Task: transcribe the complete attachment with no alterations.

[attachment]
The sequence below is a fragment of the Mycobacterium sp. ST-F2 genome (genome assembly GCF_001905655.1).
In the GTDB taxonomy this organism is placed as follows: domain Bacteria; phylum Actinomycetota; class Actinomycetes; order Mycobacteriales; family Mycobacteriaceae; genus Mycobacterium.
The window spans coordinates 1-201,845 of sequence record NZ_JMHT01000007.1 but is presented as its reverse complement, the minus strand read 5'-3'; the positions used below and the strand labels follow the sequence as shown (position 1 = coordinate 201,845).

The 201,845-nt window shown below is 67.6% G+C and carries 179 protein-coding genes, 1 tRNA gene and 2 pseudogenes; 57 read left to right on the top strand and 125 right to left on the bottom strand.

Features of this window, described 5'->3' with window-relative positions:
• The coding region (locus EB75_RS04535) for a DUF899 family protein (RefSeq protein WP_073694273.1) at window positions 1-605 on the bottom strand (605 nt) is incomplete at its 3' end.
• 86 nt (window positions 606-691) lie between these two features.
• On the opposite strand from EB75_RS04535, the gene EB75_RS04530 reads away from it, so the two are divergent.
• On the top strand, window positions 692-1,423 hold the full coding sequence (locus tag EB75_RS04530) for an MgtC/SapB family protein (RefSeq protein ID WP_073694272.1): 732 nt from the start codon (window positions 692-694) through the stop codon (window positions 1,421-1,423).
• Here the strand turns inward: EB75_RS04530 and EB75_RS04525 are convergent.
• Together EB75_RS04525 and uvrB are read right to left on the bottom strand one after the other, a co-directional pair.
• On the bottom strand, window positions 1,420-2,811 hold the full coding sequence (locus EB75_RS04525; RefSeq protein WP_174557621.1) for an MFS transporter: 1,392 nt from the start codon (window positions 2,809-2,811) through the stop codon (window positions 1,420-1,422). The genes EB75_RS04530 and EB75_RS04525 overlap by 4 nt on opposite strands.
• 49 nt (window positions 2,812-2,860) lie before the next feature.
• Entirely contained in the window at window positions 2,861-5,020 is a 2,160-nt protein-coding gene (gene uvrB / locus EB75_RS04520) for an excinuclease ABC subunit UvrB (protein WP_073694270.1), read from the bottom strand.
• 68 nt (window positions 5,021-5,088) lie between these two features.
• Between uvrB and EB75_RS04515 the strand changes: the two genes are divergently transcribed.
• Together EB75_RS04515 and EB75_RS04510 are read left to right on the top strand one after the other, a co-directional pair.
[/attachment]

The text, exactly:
The sequence below is a fragment of the Mycobacterium sp. ST-F2 genome (genome assembly GCF_001905655.1).
In the GTDB taxonomy this organism is placed as follows: domain Bacteria; phylum Actinomycetota; class Actinomycetes; order Mycobacteriales; family Mycobacteriaceae; genus Mycobacterium.
The window spans coordinates 1-201,845 of sequence record NZ_JMHT01000007.1 but is presented as its reverse complement, the minus strand read 5'-3'; the positions used below and the strand labels follow the sequence as shown (position 1 = coordinate 201,845).

The 201,845-nt window shown below is 67.6% G+C and carries 179 protein-coding genes, 1 tRNA gene and 2 pseudogenes; 57 read left to right on the top strand and 125 right to left on the bottom strand.

Features of this window, described 5'->3' with window-relative positions:
• The coding region (locus EB75_RS04535) for a DUF899 family protein (RefSeq protein WP_073694273.1) at window positions 1-605 on the bottom strand (605 nt) is incomplete at its 3' end.
• 86 nt (window positions 606-691) lie between these two features.
• On the opposite strand from EB75_RS04535, the gene EB75_RS04530 reads away from it, so the two are divergent.
• On the top strand, window positions 692-1,423 hold the full coding sequence (locus tag EB75_RS04530) for an MgtC/SapB family protein (RefSeq protein ID WP_073694272.1): 732 nt from the start codon (window positions 692-694) through the stop codon (window positions 1,421-1,423).
• Here the strand turns inward: EB75_RS04530 and EB75_RS04525 are convergent.
• Together EB75_RS04525 and uvrB are read right to left on the bottom strand one after the other, a co-directional pair.
• On the bottom strand, window positions 1,420-2,811 hold the full coding sequence (locus EB75_RS04525; RefSeq protein WP_174557621.1) for an MFS transporter: 1,392 nt from the start codon (window positions 2,809-2,811) through the stop codon (window positions 1,420-1,422). The genes EB75_RS04530 and EB75_RS04525 overlap by 4 nt on opposite strands.
• 49 nt (window positions 2,812-2,860) lie before the next feature.
• Entirely contained in the window at window positions 2,861-5,020 is a 2,160-nt protein-coding gene (gene uvrB / locus EB75_RS04520) for an excinuclease ABC subunit UvrB (protein WP_073694270.1), read from the bottom strand.
• 68 nt (window positions 5,021-5,088) lie between these two features.
• Between uvrB and EB75_RS04515 the strand changes: the two genes are divergently transcribed.
• Together EB75_RS04515 and EB75_RS04510 are read left to right on the top strand one after the other, a co-directional pair.